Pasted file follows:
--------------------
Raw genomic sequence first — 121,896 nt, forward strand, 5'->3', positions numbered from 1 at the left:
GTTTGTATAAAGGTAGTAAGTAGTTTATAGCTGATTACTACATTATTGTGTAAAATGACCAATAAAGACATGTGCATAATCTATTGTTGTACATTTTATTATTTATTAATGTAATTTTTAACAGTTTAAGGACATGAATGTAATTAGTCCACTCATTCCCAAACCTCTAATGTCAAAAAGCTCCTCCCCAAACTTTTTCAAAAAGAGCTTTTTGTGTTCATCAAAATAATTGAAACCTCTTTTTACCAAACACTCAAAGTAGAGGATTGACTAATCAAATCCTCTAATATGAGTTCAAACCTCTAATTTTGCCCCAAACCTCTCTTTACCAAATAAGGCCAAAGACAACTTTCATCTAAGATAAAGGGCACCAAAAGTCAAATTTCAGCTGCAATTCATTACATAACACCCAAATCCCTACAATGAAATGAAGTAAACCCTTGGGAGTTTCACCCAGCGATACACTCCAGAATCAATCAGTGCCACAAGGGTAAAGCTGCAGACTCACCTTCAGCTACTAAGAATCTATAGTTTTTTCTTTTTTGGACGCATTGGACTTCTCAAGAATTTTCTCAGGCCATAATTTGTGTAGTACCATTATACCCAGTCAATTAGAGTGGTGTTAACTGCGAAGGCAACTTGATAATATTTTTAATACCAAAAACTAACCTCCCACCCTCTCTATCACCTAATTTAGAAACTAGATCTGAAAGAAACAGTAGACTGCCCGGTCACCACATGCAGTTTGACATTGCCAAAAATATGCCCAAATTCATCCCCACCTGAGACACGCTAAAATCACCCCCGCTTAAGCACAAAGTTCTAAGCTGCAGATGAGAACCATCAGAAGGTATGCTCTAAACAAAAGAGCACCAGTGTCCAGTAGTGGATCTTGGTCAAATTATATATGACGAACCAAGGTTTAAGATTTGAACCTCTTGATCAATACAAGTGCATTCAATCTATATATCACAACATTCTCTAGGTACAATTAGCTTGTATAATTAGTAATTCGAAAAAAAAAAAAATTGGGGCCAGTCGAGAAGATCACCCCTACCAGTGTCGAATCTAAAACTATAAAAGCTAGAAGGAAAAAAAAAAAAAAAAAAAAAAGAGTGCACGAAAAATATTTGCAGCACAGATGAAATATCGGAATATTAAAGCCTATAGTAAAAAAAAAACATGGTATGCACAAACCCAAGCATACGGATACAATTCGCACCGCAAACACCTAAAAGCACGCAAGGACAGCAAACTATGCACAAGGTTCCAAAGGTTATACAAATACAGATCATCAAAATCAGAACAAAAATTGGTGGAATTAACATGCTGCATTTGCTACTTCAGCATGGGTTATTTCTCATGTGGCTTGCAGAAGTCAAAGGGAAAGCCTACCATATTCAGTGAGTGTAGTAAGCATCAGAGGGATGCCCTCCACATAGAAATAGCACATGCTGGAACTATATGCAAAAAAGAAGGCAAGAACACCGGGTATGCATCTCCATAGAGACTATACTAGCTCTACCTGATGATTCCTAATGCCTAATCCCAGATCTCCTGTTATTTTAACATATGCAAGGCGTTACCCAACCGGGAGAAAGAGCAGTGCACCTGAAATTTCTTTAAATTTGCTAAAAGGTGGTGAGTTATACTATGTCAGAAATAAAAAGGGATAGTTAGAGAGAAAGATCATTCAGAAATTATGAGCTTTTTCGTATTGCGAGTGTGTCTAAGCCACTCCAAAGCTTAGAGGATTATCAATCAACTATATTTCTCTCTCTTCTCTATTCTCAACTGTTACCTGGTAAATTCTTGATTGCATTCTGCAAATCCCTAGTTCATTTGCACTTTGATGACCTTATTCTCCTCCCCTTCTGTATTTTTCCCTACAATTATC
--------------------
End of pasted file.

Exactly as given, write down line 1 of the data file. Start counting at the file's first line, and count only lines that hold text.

Raw genomic sequence first — 121,896 nt, forward strand, 5'->3', positions numbered from 1 at the left: